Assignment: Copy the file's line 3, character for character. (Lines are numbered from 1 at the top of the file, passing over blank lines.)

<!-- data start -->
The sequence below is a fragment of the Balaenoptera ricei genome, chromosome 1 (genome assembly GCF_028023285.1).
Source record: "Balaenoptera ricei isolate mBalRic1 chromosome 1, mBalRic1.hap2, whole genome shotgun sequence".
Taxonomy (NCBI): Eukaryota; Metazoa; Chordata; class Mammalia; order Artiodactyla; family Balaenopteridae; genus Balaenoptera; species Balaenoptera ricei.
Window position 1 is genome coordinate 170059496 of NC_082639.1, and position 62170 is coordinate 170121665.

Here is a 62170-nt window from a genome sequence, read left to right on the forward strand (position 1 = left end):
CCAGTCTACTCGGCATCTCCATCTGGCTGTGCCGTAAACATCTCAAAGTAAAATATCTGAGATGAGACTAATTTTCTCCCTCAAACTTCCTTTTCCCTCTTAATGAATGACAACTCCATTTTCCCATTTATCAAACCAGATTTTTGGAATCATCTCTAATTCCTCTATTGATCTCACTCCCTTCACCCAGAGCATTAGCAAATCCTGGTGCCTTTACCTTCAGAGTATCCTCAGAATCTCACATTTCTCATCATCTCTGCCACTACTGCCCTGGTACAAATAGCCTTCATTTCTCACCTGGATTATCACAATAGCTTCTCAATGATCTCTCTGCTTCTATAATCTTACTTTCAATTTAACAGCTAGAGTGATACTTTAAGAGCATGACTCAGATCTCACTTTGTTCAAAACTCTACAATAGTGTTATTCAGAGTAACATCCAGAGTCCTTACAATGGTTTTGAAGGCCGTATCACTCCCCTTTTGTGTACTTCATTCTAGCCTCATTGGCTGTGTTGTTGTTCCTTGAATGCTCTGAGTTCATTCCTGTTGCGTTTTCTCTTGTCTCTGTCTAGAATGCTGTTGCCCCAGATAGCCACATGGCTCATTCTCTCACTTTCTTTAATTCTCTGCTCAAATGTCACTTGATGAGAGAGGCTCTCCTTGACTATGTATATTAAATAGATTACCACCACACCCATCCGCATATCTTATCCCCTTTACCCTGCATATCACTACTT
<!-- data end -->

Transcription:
Taxonomy (NCBI): Eukaryota; Metazoa; Chordata; class Mammalia; order Artiodactyla; family Balaenopteridae; genus Balaenoptera; species Balaenoptera ricei.